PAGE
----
We Got Us Some Game!
I may have mentioned I am not a fan of balls (footballs, baseballs, etc.) but I am a fan of my children. At least that’s what I tell people.
Because I raised my two older kids as a single parent, I got away with whispering in their ear that team sports were only for the “weird” kids. And there was no one to tell them otherwise. Not so this time around. Max and Sam have kicked and thrown and run their way from the hospital, in which they were born, all the way to this year’s basketball league champions of the Inverness Park District. All with the overwhelming support of their father.
This is what I get for thinking
I originally thought the basketball thing would be a good idea because the boys would be gone for practices and games. The added bonus was that as their coach, Craig would too. Now, if I give you the impression that I don’t care to spend quality sports time with my family, then I have hit the mark. It’s true. After 28 years of raising kids and another 11 to go, I value the little privacy I have. If I can steal an hour or two to catch up on Rock of Love Bus Tour (with Brett Michaels – no less), I unabashedly take it.
Our community is fairly small so most of the kids on our “Turquoise” basketball team were either classmates or friends, and Roger and Jay, the other two coaches, are neighbors. But, what started out as a friendly instructional league, (think wiping away tears and kissing boo boo’s) turned into an all out gladiator battle complete with a fight to the death. Worse, I wholeheartedly admit that I became part of the mob scene rooting for the lion to tear the limbs from the nine-year old boys on the opposing “Fuchsia” team.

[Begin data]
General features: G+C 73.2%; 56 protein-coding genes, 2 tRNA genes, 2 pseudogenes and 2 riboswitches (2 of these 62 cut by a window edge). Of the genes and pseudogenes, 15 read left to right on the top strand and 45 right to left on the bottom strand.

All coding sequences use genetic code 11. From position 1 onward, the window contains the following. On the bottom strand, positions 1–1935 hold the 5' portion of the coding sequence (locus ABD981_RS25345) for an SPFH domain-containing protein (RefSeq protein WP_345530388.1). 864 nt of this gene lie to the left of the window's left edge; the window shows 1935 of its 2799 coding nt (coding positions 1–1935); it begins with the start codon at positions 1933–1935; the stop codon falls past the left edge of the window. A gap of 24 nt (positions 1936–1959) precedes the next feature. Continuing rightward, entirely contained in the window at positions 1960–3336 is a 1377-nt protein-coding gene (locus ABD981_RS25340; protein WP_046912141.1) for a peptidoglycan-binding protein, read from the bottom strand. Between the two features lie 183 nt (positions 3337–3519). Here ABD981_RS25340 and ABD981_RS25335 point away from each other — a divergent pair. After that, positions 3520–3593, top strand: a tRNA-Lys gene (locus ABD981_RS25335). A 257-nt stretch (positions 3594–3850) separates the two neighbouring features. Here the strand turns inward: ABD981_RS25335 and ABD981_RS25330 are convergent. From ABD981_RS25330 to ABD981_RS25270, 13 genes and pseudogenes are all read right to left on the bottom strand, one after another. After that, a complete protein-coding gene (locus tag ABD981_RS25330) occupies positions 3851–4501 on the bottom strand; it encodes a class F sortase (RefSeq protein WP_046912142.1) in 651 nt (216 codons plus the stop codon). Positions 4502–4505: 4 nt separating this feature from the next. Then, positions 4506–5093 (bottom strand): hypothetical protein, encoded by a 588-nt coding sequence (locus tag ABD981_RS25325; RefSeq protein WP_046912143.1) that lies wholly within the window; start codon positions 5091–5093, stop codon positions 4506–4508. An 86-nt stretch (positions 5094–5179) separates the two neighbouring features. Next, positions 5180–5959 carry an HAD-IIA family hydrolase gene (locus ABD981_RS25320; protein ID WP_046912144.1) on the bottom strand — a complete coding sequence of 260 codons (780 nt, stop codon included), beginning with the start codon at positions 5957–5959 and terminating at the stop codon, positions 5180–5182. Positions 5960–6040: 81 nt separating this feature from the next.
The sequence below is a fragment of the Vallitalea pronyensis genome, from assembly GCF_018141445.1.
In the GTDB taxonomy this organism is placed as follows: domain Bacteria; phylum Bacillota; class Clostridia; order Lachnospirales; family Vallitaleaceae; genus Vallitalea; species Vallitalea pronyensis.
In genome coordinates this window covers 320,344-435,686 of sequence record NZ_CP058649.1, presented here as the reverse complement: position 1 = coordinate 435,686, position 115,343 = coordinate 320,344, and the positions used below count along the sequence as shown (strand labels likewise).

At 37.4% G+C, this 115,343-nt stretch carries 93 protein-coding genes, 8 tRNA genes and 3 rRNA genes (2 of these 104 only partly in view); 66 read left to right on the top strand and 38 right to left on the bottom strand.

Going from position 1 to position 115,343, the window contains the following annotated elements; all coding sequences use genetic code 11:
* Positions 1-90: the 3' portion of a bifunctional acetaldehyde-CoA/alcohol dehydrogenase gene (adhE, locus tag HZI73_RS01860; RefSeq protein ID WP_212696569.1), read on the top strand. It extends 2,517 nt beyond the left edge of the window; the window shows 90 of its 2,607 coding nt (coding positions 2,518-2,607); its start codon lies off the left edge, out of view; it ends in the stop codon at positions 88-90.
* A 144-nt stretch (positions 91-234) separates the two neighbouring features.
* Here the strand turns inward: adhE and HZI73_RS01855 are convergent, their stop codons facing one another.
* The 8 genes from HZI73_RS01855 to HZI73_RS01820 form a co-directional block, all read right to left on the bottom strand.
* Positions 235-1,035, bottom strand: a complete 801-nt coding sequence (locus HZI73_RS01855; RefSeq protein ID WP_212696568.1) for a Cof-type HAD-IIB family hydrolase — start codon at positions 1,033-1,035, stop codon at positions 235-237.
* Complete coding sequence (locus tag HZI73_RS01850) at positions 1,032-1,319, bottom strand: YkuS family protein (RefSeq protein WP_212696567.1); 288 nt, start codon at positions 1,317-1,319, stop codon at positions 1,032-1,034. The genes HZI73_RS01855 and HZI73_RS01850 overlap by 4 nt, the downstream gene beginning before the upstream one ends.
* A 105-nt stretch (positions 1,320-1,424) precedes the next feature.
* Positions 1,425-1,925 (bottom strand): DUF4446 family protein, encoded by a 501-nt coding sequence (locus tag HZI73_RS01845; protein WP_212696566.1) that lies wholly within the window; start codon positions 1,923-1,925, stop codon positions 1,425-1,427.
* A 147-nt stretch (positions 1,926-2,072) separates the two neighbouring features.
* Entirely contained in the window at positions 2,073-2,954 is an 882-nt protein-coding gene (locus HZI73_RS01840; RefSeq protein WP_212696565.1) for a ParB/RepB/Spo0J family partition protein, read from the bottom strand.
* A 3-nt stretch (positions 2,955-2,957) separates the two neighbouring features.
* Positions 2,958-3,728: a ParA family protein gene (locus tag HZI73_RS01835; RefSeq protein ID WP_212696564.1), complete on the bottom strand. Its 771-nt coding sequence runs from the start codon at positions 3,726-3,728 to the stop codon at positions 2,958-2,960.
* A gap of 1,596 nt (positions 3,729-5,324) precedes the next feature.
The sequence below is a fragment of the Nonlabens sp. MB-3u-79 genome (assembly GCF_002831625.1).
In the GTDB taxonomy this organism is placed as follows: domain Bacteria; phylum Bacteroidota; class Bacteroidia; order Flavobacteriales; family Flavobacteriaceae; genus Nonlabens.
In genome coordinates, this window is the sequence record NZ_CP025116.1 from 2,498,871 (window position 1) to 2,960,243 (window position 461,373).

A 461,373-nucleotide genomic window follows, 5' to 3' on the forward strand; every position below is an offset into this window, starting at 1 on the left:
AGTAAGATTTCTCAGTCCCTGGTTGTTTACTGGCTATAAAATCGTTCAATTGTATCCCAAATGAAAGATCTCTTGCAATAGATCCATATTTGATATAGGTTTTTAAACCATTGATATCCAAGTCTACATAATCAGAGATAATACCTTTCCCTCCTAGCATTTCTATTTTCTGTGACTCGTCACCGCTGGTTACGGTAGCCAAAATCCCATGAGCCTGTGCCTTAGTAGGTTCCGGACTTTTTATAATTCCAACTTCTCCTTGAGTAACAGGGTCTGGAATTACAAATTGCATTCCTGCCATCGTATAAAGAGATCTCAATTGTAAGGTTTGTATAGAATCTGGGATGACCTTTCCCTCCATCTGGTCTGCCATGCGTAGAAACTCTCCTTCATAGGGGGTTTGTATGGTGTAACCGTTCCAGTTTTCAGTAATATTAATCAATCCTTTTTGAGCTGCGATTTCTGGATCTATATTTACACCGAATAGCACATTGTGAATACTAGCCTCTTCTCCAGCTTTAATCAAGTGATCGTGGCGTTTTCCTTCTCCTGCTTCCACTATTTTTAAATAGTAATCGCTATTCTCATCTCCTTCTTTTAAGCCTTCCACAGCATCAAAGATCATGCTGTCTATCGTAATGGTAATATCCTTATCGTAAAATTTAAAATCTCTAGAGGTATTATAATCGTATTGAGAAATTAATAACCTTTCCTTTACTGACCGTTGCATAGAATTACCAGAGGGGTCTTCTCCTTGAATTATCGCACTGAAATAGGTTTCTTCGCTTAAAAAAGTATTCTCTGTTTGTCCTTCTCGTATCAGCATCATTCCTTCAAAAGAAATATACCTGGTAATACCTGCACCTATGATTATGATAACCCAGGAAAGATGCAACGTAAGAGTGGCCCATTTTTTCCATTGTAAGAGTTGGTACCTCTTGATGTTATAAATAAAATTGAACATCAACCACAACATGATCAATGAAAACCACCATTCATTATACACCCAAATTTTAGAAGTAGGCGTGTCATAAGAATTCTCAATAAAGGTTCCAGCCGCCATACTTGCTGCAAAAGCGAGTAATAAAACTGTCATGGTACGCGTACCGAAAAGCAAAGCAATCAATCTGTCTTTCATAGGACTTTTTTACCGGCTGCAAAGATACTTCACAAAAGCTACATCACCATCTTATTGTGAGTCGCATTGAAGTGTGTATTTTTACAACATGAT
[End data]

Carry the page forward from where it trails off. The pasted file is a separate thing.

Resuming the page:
2-4-6-8 Shout! Chew ‘em up and spit ‘em out!
This is somewhat surprising as I usually could give a rat’s fig as to who wins any game. But I think I smelled blood and this stirred some primal instinct, hidden under layers of latte’s and biscotti, that rose to the surface and spurred me on to places I’ve only imagined.
This didn’t happen overnight. During most of the season, I held court with Sue and Liz in the coveted “coaches wives” section, not paying a whole lot of attention. We shouted out the obligatory “atta boy” every now but spent most of the time catching up on the latest gossip. But as the season progressed and the “turquoise” team rose in the ranks, we couldn’t help but be drawn into the web of excitement that surrounded our athletically gifted young boys.
We ran with the exhilaration that our husbands emoted. During the week, emails flew back and forth between the coaches, twenty, thirty, forty, a day, discussing the various pros and cons of the “picks” the boys could set (I have since learned that “pick” is a fancy name for a rehearsed “play”) . To throw off the other team, Jay and Roger cleverly decide to name the picks after animals and more than twice, I would hear Craig saying something like “Let’s do the Capuchin monkey after the Bengal tiger. I really like the monkey.” They would meet at the local watering hole to discuss in-depth, the strengths of the various third-graders who could best execute the orangutan or the snow leopard.
You don’t win the silver, you lose the gold!